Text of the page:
Boogedy


The byways roil with mist and the leaves grow sallow. Dripping black branches creak in the unnatural cold. The slow death that is autumn is upon us, and with it comes this cautionary tale.

A young gentlemen, accustomed to a quiet, sensible life of diligent work and pleasant conversation, took it upon himself to travel across the dim expanse of upstate New York to reach the city proper. The day before his trek began, a note arrived from his host-to-be.

I have this … thing. See the attached picture – yes it does have a curse on it. It’ s about the size of a skinny three year old – it would take up about as much room as a full backpack, say. It ‘s pretty solid, but not too heavy.”

Already feeling the slimy tendrils of fear creeping along the back of his skull at the thought of driving into Gotham, the gentleman’s fancy saw this cargo as a risk to himself and his passengers, a bogy who would plague him throughout the journey. “Poppycock,” he told himself. “It is but a decoration, a maudlin statuette meant to arouse the humours. Enough of this tiresome foolishness.”

His first act upon obtaining this ebon idol was to name him, passing the action off as humor and light-heartedness. In the quiet of his soul, though, he imagined the bogy might be pleased with him. As he considered an appropriate sobriquet, the syllable “ire” seemed to be whispered into his thoughts. “‘Ira,'” he ejaculated. “‘Ira’ will do nicely.”

In addition to naming the beast in the backseat of his car, the gentleman rested the map and directions for his journey on the folded lap of the statue. Again, he played it off as a joke, when in truth he felt the beast less likely to malign him if included in responsibilities of the trip.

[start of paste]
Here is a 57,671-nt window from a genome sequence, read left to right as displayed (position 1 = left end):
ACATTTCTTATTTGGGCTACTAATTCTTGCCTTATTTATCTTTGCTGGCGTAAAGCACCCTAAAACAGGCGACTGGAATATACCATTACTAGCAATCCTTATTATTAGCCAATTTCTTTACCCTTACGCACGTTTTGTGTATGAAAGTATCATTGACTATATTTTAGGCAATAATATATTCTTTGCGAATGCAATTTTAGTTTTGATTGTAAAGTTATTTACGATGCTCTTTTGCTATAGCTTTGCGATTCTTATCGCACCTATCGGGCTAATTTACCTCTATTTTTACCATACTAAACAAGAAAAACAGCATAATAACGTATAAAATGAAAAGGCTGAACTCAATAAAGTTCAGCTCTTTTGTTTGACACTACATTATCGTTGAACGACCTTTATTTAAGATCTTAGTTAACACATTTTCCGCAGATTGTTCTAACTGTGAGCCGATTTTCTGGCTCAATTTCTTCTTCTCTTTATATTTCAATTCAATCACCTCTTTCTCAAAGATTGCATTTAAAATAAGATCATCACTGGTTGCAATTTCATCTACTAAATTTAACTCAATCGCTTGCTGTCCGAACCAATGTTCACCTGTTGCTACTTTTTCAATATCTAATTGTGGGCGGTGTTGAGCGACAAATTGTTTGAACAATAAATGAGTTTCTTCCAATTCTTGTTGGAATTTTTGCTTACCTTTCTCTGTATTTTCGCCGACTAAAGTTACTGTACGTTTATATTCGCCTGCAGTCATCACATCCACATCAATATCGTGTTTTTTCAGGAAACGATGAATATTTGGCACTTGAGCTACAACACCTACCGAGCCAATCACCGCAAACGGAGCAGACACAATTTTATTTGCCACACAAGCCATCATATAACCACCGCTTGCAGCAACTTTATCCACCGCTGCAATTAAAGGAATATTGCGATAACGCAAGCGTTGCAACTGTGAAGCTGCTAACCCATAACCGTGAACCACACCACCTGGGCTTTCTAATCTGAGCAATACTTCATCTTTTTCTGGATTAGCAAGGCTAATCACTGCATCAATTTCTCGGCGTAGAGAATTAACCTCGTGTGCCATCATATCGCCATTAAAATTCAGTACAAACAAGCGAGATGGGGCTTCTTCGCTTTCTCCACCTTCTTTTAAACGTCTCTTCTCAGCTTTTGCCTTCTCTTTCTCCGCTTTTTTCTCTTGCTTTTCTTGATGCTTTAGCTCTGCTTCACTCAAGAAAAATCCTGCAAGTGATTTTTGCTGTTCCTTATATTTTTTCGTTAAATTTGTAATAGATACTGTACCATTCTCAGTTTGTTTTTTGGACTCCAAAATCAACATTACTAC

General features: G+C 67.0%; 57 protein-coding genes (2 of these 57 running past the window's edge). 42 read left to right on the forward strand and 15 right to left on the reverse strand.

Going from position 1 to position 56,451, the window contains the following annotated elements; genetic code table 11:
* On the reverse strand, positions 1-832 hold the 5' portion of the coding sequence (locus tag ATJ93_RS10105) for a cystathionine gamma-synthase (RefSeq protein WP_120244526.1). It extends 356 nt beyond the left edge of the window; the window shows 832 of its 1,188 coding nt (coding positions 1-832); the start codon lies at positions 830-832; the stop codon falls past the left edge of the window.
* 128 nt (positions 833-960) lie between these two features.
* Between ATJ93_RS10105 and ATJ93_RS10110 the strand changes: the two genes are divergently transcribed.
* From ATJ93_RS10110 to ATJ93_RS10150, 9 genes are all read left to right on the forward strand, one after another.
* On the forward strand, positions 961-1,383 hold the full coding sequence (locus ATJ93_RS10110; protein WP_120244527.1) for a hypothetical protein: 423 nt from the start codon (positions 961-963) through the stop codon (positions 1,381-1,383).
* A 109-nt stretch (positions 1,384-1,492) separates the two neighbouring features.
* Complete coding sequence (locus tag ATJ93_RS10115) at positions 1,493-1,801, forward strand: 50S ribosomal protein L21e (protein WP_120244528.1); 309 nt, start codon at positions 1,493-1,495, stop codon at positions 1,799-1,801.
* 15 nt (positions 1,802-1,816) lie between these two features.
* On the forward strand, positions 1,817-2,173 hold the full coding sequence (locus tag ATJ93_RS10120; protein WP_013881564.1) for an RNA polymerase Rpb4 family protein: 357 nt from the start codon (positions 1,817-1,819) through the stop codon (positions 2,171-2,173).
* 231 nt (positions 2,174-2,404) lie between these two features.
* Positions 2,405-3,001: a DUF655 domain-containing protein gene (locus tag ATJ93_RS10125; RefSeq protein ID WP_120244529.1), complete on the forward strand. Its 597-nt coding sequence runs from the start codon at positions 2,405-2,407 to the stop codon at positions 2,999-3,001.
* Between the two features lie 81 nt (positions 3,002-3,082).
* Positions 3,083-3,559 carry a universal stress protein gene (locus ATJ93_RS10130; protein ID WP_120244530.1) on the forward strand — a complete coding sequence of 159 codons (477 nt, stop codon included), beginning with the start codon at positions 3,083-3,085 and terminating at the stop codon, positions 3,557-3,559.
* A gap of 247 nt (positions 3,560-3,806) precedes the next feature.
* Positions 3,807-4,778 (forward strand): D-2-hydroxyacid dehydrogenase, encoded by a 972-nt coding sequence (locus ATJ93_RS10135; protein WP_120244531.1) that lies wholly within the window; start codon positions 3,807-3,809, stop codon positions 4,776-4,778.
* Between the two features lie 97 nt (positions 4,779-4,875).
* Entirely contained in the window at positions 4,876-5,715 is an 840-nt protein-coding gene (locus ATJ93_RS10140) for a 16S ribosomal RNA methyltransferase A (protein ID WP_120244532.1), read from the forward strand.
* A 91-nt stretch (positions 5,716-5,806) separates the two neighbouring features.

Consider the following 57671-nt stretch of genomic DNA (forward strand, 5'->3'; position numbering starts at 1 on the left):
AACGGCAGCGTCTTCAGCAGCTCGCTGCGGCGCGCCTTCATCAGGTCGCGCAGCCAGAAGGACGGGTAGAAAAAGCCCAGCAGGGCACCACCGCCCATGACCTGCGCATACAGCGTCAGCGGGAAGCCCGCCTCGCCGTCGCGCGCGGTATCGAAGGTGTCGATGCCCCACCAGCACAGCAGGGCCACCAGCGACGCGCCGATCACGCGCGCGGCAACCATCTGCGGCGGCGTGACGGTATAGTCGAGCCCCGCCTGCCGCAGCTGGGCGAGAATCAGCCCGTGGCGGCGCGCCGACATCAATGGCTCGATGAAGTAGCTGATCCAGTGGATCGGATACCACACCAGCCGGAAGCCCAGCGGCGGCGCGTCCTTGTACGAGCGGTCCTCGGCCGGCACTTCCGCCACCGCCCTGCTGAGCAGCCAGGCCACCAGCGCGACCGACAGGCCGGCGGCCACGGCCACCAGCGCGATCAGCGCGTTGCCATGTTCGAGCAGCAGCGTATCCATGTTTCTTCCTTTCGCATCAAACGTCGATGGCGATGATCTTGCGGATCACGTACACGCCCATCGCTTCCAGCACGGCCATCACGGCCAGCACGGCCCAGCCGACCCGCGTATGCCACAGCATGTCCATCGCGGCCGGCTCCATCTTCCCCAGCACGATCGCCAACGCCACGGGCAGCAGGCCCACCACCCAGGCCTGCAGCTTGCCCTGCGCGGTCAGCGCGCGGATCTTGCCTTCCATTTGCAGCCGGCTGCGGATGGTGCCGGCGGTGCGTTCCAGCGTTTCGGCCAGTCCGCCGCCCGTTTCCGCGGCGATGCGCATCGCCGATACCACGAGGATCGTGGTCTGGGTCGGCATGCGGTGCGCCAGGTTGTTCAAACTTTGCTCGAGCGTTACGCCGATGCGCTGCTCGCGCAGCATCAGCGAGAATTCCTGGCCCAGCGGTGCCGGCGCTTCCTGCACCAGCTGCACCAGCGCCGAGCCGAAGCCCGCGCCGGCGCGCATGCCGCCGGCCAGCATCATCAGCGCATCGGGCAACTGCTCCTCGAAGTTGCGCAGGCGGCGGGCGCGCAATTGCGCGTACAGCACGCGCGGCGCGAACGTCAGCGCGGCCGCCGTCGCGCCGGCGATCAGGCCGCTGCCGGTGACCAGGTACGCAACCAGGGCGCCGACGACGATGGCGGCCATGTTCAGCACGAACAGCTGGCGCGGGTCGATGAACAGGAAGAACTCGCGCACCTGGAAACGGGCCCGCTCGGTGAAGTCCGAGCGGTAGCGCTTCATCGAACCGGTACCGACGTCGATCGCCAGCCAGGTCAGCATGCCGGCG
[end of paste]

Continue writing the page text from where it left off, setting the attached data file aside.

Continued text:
The majority of the trek passed without incident, lit by an unusually bright full moon and headed toward the increasingly pink sky above the city. The gentleman forgot his fears, losing them in the gentle hum of the road.

As the car approached the bridge of Tappan Zee, the gateway to the city, the gentleman called for the directions. At the exact moment that the papers were removed from Ira’s silent stewardship, a large object flew at the rapidly travelling car. A discarded paper box, large enough to hold an oven, lofted into the air and smashed into the vehicle, obscuring the view of the road. His pulse throbbing in his ears, the gentleman wondered if this, at last, was to be his doom.

A mere second later, the flattened box flew away. The gentleman and his passengers were safe, and the rest of the trip held no further excitements. Ira was delivered, never to be seen again.

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